Google announced today that it has added European patents to go along with its U.S. patents in its patent search tool.
In addition to adding millions of patents, Google has added a feature called the Prior Art Finder.
"Typically, patents are granted only if an invention is new and not obvious," explains engineering manager Jon Orwant. "To explain why an invention is new, inventors will usually cite prior art such as earlier patent applications or journal articles. Determining the novelty of a patent can be difficult, requiring a laborious search through many sources, and so we’ve built a Prior Art Finder to make this process easier. With a single click, it searches multiple sources for related content that existed at the time the patent was filed."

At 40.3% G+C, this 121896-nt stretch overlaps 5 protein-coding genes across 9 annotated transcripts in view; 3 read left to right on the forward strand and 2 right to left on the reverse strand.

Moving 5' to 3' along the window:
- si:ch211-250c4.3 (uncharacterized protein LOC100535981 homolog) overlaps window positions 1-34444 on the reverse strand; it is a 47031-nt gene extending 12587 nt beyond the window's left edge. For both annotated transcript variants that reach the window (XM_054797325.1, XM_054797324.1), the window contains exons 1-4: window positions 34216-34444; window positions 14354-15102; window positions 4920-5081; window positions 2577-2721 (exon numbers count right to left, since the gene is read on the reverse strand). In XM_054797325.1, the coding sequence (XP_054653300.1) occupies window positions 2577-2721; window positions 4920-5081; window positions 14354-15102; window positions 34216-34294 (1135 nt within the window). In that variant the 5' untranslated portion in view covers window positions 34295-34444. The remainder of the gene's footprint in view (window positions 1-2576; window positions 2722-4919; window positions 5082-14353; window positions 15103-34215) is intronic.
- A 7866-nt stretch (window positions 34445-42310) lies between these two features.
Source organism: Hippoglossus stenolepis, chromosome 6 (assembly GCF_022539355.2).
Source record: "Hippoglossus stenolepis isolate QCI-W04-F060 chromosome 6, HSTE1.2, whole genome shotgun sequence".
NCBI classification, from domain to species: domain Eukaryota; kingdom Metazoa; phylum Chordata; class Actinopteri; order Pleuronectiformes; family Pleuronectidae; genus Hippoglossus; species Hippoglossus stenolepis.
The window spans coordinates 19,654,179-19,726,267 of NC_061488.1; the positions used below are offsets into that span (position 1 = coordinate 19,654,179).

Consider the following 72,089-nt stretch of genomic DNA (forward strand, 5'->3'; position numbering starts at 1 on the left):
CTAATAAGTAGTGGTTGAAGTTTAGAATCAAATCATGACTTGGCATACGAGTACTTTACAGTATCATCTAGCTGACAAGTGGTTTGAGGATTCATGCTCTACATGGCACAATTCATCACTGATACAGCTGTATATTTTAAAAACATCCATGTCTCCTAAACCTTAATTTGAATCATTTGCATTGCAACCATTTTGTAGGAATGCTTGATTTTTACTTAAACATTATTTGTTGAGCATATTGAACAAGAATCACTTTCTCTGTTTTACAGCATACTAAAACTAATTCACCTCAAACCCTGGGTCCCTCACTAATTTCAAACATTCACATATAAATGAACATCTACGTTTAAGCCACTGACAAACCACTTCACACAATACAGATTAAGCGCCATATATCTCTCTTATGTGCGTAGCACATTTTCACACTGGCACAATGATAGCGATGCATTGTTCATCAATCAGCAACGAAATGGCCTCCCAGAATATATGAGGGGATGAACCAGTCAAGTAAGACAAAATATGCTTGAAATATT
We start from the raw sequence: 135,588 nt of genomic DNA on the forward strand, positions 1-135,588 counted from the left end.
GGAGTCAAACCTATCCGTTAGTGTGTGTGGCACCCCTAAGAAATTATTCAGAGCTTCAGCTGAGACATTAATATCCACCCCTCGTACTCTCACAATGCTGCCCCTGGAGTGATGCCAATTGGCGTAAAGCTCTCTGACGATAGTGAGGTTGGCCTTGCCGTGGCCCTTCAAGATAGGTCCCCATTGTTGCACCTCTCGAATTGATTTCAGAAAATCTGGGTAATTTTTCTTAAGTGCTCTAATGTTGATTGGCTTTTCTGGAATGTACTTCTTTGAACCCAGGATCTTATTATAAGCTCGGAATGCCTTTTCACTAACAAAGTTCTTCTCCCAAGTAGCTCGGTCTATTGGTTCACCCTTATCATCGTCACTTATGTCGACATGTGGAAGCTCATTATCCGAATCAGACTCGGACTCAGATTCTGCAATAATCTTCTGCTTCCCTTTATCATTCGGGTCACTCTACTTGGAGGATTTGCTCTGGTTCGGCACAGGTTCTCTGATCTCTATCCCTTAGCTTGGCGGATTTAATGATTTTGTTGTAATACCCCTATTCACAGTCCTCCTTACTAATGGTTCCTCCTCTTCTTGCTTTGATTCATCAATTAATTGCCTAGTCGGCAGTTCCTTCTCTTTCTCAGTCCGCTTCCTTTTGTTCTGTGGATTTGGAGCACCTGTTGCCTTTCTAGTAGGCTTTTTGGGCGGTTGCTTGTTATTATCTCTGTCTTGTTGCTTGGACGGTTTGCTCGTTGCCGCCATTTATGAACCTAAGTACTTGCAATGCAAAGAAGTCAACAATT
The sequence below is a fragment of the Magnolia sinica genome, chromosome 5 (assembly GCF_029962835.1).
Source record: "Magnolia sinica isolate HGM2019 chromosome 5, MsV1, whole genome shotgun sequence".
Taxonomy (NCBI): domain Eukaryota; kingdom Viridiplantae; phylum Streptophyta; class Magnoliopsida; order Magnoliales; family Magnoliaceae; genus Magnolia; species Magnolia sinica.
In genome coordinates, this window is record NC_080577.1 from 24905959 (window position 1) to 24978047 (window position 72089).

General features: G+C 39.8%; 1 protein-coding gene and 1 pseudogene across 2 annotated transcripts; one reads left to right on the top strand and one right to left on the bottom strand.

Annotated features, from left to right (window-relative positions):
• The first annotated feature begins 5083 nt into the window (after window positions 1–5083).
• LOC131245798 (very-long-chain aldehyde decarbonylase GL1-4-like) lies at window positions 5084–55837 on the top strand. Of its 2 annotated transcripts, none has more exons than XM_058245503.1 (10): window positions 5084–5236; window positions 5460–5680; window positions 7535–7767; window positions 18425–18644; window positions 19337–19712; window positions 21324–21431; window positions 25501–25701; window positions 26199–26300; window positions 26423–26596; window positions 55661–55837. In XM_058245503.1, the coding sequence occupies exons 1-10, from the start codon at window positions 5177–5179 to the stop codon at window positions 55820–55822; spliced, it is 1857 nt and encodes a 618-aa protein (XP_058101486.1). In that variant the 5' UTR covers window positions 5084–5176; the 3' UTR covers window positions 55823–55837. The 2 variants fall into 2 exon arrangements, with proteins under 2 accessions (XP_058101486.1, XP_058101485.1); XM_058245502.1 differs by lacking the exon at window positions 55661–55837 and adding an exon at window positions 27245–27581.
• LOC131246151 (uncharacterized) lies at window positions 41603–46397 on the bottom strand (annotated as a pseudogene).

The Prior Art Finder, Google says, identifies key phrases, combines them into a search query, and displays relevant results from Google Patents, as well as Google Scholar, Google Books, and the web. A button for the feature will appear on individual patent pages.
"Our hope is that this tool will give patent searchers another way to discover information relevant to a patent application, supplementing the search techniques they use today," says Orwant. "We’ll be refining and extending the Prior Art Finder as we develop a better understanding of how to analyze patent claims and how to integrate the results into the workflow of patent searchers."
Google, meanwhile, has also been adding to its data from the U.S. Patent Office, and without getting specific, the company promises that more related stuff is on the way.